Emergency Dental Care
If your child has a dental emergency, give us a call immediately. If you need urgent treatment after hours, our emergency number is on our voice mail and someone will call you as soon as possible.
We are always here to assist when your child’s dental health is at risk.
Below are tips for dealing with urgent dental situations. You may want to display this on your refrigerator or store it near your emergency phone numbers for easy reference.
Bitten Lip or Tongue
If your son or daughter has a bitten lip or tongue severe enough to cause bleeding, clean the bite gently with water and use a cold compress (a cold, wet towel or washcloth pressed firmly against the area) to reduce or avoid swelling. Give us a call to help determine how serious the bite is.
Object Caught In Teeth
If your child has something caught between his or her teeth, use dental floss to remove it gently. Never use a metal, plastic, or sharp tool to remove a stuck object. If you are unable to remove the item with dental floss, give us a call.
Broken, Chipped, or Fractured Tooth
If your child has chipped or broken a piece off a tooth, rinse his or her mouth with warm water, then use a cold compress to reduce swelling. Try to locate and save the tooth fragment that broke off!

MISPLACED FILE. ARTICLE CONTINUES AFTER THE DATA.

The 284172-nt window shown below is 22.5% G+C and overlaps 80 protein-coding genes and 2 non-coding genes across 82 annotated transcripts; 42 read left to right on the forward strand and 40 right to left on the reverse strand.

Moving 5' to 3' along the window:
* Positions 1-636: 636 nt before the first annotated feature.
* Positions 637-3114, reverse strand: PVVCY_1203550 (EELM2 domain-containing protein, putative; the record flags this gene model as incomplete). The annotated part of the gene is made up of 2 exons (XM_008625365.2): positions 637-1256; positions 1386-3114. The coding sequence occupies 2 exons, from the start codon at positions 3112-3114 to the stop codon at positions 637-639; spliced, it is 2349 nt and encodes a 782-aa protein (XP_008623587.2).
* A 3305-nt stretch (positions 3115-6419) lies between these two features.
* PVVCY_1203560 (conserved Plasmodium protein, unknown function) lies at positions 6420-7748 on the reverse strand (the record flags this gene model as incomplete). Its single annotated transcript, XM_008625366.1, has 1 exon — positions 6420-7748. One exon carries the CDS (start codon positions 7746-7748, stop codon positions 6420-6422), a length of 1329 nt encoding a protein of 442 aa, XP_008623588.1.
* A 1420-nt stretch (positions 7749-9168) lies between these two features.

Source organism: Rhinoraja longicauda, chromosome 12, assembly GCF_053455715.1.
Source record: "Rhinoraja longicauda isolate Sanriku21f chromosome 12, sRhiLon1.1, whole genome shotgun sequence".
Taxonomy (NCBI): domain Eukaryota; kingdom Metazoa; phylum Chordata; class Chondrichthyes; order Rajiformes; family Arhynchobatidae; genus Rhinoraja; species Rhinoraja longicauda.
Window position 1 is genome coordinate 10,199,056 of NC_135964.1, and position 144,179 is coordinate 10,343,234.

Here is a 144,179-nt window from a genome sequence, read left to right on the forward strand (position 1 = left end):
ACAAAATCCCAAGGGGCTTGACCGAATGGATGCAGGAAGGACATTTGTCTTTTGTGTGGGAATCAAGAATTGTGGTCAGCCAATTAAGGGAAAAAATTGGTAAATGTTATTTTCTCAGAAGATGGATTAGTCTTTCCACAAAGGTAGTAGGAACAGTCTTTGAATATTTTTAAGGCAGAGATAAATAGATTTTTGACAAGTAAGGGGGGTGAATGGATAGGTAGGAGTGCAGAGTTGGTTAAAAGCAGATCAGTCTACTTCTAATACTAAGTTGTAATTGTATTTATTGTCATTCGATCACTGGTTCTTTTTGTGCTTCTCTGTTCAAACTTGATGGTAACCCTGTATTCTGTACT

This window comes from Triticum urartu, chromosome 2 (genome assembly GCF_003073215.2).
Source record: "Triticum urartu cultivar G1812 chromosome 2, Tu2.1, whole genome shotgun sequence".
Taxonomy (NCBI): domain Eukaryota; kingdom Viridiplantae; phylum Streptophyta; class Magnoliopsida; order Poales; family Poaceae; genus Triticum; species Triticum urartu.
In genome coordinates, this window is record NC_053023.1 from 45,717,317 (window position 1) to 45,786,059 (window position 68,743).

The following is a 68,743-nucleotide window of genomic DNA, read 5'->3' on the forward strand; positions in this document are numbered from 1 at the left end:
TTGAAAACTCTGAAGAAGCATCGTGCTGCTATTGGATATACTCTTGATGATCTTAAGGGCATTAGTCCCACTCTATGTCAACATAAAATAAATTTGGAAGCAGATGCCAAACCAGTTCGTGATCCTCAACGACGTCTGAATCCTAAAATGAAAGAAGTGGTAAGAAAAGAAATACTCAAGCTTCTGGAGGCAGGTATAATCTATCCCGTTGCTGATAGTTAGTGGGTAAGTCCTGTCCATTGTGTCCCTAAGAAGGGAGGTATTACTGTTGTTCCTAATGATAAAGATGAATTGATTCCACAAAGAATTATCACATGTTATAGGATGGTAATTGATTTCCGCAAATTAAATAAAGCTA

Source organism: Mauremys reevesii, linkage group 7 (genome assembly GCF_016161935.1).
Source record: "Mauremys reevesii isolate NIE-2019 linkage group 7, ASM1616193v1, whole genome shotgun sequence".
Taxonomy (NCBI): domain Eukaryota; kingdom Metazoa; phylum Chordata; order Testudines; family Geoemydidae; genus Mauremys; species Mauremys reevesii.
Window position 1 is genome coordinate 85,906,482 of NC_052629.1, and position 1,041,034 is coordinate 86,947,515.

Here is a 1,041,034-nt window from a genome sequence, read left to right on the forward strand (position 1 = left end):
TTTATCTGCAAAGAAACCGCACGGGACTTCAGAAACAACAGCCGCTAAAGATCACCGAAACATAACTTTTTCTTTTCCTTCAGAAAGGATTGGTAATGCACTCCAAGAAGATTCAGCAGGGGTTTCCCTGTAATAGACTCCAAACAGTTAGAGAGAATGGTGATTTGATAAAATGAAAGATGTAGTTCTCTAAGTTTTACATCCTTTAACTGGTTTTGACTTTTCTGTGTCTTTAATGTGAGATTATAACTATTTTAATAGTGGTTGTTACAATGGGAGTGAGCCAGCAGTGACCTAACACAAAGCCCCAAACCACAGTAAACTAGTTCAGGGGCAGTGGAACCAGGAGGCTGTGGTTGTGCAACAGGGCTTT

If you locate the fragment, place it in water or milk and bring it with you to our office. In most cases, the fragment can be bonded back onto the remaining portion of the tooth. These types of injuries are not emergencies unless the child is in pain.
If your childs tooth has been knocked out, find the tooth and DO NOT RINSE IT WITH WATER! Try to reinsert it back into place immediately and call our office. If you are unable or do not feel comfortable reinserting tooth, place it in plain milk and call our office. The best chance for a tooth that has been knocked out to survive is that it be replaced within one hour.
If your child has a very loose tooth, it should be removed to avoid being swallowed or inhaled.
If your son or daughter complains of a toothache, rinse his or her mouth with warm water and inspect the teeth to make sure nothing is caught between them. If pain continues, use a cold compress to ease the pain.
Do not apply heat or any kind of aspirin or topical pain reliever directly to the affected area, because this can cause damage to the gums. Children’s pain relievers may be taken orally.
If you know or suspect your child has sustained a broken jaw, use a cold compress to reduce swelling. Do not call our office; call 911 or proceed to the emergency room. In many cases, a broken jaw is the result of a blow to the head. Severe blows to the head can be dangerous and even life-threatening.
You can help your child avoid dental emergencies. Child-proof your house to avoid falls. Always use car seats for young children and require seatbelts for older children.
And if your child plays contact sports, have him or her wear a mouthguard. Ask us about creating a custom-fitted mouthguard for your child. Finally, prevent toothaches with regular brushing, flossing, and visits to our office.